•  And I, despite threats of Hudson pants, wore my red knit pattern smooshed Renfrew Day to Skate-done Night dress

It appears that By Hand London have won this round of “What did the Seamstresses Wear?” and that the Indies still have it over the Big 3/4/5.  We shall see how it pans out at the next meet up.

{Life is always a game and/or a competition.  Everyone’s a winner.  That’s the truth.}

Trouser Saga

Oh the vexed matter of making one’s own trousers (or pants.  tee hee.)

Although I had wanted to sew clothes for a while, Sewaholic’s Thurlow trousers is what inspired me to properly commit to garment sewing.  I very much have a uniform: trousers and a shirt.  If it’s a workday, a button-up shirt; if it’s non-work, a t-shirt, and the trousers are more likely to be jeans.  I even have a particular style of trousers and jeans that I’ve worn since becoming an adult and which the vagaries of fashion have not moved me from.  Roughly straight legged, mid-rise, slash pockets.  There was a time in the late 90s, when trousers were cut exactly as I liked them.  Alas, that time is past.  I of course wear leggings for legging-relevant activities, and trackie-daks for trackie-dak related activities (like going to the shops in the middle of the night for ice-cream).  But even my preferred hiking trousers fit exactly this mold.

I have occasionally tried to branch out and wear other styles of trousers: higher-waisted, wider legged, harem (lordy, what was I thinking?) and fisherman (dear god why?). Those trousers invariably hung in my wardrobe watching their straight legged, mid-rise counterparts get worn to such an extent that they become threadbare and the knees permanently bag out.   

The Thurlows look exactly like the trouser I have always worn.

I made Thurlow shorts a long, long time ago.  I did a bunch of things wrong, but they were my practise pair, and I thought the fit was alright.  I recently (ish) made a muslin (!!) of the Thurlow trousers and they are huge on me.  Huge all round and especially huge in the derriere department (please read that with a terrible Pepe le Pew faux French accent).  I pinned out excess fabric and thought long and hard and researched longer and harder about the changes I would need to make to the pattern.  I had neglected to consider one key factor: Sewaholic does not design for me.  Tasia designs for the pear-shaped woman, and I am very happy she does. particularly as you with booty who have sewn her patterns appear to think that she does a sterling job.  I love the Alma.  The Cambie is also very sweet.  I am not a pear-shaped woman (mouthy stick with shoulders, remember?) and I decided maybe I needed to find another pattern.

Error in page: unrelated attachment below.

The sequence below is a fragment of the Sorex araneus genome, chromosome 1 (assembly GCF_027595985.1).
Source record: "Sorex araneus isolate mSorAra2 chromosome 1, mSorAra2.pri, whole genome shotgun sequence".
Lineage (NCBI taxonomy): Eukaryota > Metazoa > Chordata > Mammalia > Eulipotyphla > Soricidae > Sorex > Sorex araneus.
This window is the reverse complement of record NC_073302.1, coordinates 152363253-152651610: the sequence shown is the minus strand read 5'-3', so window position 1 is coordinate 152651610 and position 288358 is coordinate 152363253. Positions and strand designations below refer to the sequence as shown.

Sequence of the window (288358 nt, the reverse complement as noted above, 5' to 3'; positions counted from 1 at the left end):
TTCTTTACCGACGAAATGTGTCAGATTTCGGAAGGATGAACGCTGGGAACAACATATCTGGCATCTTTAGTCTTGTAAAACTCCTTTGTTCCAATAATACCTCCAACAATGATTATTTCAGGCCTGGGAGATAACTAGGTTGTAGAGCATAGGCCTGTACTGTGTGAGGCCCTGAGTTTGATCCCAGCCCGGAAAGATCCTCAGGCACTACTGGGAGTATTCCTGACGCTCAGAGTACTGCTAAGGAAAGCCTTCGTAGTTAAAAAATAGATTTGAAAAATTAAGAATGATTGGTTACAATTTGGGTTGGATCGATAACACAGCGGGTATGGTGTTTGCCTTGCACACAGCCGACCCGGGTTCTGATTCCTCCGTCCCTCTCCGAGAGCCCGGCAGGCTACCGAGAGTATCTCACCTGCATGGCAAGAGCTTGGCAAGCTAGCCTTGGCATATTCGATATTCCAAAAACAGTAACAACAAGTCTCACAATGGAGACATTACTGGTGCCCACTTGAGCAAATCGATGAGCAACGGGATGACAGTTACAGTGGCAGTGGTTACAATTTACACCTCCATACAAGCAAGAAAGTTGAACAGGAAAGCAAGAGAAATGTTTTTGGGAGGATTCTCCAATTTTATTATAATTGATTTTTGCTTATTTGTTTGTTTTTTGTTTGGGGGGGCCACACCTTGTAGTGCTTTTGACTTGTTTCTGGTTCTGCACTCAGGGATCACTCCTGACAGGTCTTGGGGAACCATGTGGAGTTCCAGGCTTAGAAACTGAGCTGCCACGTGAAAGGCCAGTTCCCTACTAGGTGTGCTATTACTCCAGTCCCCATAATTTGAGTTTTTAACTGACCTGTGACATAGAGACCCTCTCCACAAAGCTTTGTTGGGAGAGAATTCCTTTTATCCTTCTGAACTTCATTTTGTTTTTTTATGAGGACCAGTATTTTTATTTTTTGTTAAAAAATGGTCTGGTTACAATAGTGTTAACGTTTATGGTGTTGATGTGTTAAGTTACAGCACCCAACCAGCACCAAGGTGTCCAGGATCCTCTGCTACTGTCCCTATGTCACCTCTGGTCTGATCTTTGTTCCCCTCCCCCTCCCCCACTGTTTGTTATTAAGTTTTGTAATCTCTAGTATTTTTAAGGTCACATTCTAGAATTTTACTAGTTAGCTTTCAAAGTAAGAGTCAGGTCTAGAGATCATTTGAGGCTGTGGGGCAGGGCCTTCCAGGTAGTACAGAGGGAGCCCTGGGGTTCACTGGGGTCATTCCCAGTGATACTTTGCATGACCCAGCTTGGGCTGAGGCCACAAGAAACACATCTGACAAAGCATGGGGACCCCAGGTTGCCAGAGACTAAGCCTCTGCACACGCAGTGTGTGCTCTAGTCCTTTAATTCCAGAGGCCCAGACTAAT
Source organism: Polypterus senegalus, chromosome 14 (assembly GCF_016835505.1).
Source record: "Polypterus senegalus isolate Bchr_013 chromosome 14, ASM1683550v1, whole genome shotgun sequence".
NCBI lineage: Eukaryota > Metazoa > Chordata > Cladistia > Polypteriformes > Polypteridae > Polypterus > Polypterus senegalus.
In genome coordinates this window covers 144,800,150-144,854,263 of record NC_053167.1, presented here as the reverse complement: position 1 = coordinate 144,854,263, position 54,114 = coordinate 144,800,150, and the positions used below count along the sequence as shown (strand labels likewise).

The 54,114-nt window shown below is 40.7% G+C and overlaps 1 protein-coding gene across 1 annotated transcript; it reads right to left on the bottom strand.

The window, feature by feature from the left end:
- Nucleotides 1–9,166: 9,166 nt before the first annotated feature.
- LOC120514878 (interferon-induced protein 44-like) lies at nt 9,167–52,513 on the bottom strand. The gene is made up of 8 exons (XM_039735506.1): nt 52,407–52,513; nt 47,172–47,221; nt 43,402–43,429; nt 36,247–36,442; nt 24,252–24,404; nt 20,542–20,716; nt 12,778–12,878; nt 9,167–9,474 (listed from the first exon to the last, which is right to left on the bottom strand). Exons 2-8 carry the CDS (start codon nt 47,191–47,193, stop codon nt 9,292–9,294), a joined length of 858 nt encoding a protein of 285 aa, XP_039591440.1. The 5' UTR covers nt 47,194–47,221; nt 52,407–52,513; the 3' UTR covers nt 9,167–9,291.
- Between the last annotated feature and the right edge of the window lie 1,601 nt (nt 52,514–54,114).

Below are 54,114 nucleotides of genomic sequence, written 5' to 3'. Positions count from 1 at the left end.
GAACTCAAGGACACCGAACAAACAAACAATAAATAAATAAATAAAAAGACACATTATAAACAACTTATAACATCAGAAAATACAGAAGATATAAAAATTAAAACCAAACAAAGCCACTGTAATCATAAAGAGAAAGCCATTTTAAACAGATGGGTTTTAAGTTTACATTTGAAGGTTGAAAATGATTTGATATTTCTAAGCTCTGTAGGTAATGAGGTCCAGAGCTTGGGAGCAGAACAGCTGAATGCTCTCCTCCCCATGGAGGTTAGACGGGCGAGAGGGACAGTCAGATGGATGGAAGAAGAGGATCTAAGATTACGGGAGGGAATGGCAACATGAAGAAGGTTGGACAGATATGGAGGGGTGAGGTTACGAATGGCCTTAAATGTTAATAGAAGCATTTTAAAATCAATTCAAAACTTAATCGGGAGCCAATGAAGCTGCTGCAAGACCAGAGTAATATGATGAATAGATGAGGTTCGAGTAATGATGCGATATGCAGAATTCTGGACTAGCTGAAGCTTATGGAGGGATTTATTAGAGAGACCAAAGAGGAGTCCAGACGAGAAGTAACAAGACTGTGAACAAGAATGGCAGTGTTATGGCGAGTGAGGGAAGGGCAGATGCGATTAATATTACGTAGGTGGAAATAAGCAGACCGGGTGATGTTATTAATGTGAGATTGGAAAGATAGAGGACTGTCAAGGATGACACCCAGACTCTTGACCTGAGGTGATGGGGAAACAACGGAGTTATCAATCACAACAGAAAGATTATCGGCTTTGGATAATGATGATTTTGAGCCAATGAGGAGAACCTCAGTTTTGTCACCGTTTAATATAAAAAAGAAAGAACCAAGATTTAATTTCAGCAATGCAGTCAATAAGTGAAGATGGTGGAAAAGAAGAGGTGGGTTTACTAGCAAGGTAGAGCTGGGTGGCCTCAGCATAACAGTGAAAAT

There is no one, that I’m aware of, designing for a mouthy stick with shoulders, but that’s okay.  I’ll just try me some other patterns until something works.  I thought it might be easier to modify a different pattern, rather than work on the Thurlows.  But I do rather like the Thurlows so maybe one day I will return to it when I have more fitting expertise.  My unfinished projects are never discarded.  They visit a lovely resting place until I’m ready for them again.

I put my Thurlow muslin on to take photos for the blogpost, and lo and behold: it is not as bad as I remember.  I can only think magic sewing elves fixed it for me while it hung on my WIP rack.

There is someone designing for the petite woman, and she has designed a pair of trousers that look about right, but I have two issues: (1) I really don’t like the brand name and (2) though I’m short, I’m not sure I actually qualify as petite.  Petite is 5’4″ and under.  I’m just on that, but I’ve never really found RTW petite clothing fits me, so maybe I am proportioned averagely rather than petite-ly?  I’ll keep an eye on the patterns, but I just don’t feel persuaded enough to overcome my dislike of the brand name to purchase a pattern.  

Style Arc has a bunch of patterns that I’ve “pinned” (which being also a sewing term is practically like making them, right?) and I even bought the Audrey trousers, which came with a pair of free Lola trousers.  I’ve made the Lola but I did not like it.  Because it was not a pair of mid-rise, straight-legged trousers!  (I’m really an idiot, sometimes.)  And actually, the Lola trouser is a woven version of True Bias’ Hudson Pants (tee hee), which I have made three times and liked *a lot* but the Hudsons make no pretense of being anything other than fancy trackie-daks.  Woven trackie-daks? Not for me. I just cannot think of any occasion when I would wear them.  If it’s casual, I may as well wear trackie-daks.  If I want to look nice, well, I would not be wearing trackie-daks.  See?

I’ve settled on my next trouser pattern: the Sew Loft Emma pants (tee hee. Oh, you northern Americans.)  They’re like a skinnified Thurlow.

Muslin sewing is fast, though muslin photos are always terrible.  The Emma pants are pretty good! I was right (how gratifying). 

Sew Loft is a new to me pattern company, and I’m keen on these trousers and the Harper blouse, although I feel like a stranger to myself when I want to wear a sleeveless top.  The PDFs are well designed and not at all wasteful of paper or annoying to piece together.  I haven’t sewn anything yet, so I cannot say (nor am I particularly knowledgeable on the matter) whether the patterns are well drafted.